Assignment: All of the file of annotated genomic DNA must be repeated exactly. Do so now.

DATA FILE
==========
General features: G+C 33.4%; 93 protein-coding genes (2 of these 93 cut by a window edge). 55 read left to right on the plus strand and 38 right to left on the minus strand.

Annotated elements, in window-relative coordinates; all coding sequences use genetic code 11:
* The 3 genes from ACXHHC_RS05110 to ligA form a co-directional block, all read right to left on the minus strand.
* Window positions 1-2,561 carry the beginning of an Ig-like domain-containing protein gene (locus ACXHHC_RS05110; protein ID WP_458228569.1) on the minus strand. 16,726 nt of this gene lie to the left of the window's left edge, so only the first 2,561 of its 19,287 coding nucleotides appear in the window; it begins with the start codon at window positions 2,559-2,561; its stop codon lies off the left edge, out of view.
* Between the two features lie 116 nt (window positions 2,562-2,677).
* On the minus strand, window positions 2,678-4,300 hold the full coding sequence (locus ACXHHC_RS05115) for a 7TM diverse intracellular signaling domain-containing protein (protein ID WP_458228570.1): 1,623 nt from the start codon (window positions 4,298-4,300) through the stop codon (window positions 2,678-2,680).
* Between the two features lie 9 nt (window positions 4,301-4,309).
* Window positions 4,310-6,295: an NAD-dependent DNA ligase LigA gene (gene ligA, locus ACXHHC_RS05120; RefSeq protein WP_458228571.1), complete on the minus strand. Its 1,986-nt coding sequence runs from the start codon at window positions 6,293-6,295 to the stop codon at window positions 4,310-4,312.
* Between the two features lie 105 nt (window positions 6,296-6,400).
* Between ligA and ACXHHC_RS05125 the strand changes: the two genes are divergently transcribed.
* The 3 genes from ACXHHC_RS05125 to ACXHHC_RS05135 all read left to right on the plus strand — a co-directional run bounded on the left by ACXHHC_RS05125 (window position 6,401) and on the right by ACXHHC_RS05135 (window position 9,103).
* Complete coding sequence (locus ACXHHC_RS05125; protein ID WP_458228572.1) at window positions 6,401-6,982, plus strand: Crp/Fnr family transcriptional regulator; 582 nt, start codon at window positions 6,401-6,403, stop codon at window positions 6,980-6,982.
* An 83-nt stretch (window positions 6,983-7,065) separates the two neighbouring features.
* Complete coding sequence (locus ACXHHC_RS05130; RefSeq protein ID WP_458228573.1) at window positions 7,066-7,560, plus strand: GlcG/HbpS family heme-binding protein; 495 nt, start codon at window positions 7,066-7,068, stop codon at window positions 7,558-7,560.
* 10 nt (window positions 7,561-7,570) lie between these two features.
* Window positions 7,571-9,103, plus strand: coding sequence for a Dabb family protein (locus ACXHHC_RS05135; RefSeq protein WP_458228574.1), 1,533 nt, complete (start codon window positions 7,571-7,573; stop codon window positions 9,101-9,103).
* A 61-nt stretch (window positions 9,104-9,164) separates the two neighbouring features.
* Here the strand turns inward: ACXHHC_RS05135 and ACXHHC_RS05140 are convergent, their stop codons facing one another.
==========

General features: G+C 33.4%; 93 protein-coding genes (2 of these 93 cut by a window edge). 55 read left to right on the plus strand and 38 right to left on the minus strand.

Annotated elements, in window-relative coordinates; all coding sequences use genetic code 11:
* The 3 genes from ACXHHC_RS05110 to ligA form a co-directional block, all read right to left on the minus strand.
* Window positions 1-2,561 carry the beginning of an Ig-like domain-containing protein gene (locus ACXHHC_RS05110; protein ID WP_458228569.1) on the minus strand. 16,726 nt of this gene lie to the left of the window's left edge, so only the first 2,561 of its 19,287 coding nucleotides appear in the window; it begins with the start codon at window positions 2,559-2,561; its stop codon lies off the left edge, out of view.
* Between the two features lie 116 nt (window positions 2,562-2,677).
* On the minus strand, window positions 2,678-4,300 hold the full coding sequence (locus ACXHHC_RS05115) for a 7TM diverse intracellular signaling domain-containing protein (protein ID WP_458228570.1): 1,623 nt from the start codon (window positions 4,298-4,300) through the stop codon (window positions 2,678-2,680).
* Between the two features lie 9 nt (window positions 4,301-4,309).
* Window positions 4,310-6,295: an NAD-dependent DNA ligase LigA gene (gene ligA, locus ACXHHC_RS05120; RefSeq protein WP_458228571.1), complete on the minus strand. Its 1,986-nt coding sequence runs from the start codon at window positions 6,293-6,295 to the stop codon at window positions 4,310-4,312.
* Between the two features lie 105 nt (window positions 6,296-6,400).
* Between ligA and ACXHHC_RS05125 the strand changes: the two genes are divergently transcribed.
* The 3 genes from ACXHHC_RS05125 to ACXHHC_RS05135 all read left to right on the plus strand — a co-directional run bounded on the left by ACXHHC_RS05125 (window position 6,401) and on the right by ACXHHC_RS05135 (window position 9,103).
* Complete coding sequence (locus ACXHHC_RS05125; protein ID WP_458228572.1) at window positions 6,401-6,982, plus strand: Crp/Fnr family transcriptional regulator; 582 nt, start codon at window positions 6,401-6,403, stop codon at window positions 6,980-6,982.
* An 83-nt stretch (window positions 6,983-7,065) separates the two neighbouring features.
* Complete coding sequence (locus ACXHHC_RS05130; RefSeq protein ID WP_458228573.1) at window positions 7,066-7,560, plus strand: GlcG/HbpS family heme-binding protein; 495 nt, start codon at window positions 7,066-7,068, stop codon at window positions 7,558-7,560.
* 10 nt (window positions 7,561-7,570) lie between these two features.
* Window positions 7,571-9,103, plus strand: coding sequence for a Dabb family protein (locus ACXHHC_RS05135; RefSeq protein WP_458228574.1), 1,533 nt, complete (start codon window positions 7,571-7,573; stop codon window positions 9,101-9,103).
* A 61-nt stretch (window positions 9,104-9,164) separates the two neighbouring features.
* Here the strand turns inward: ACXHHC_RS05135 and ACXHHC_RS05140 are convergent, their stop codons facing one another.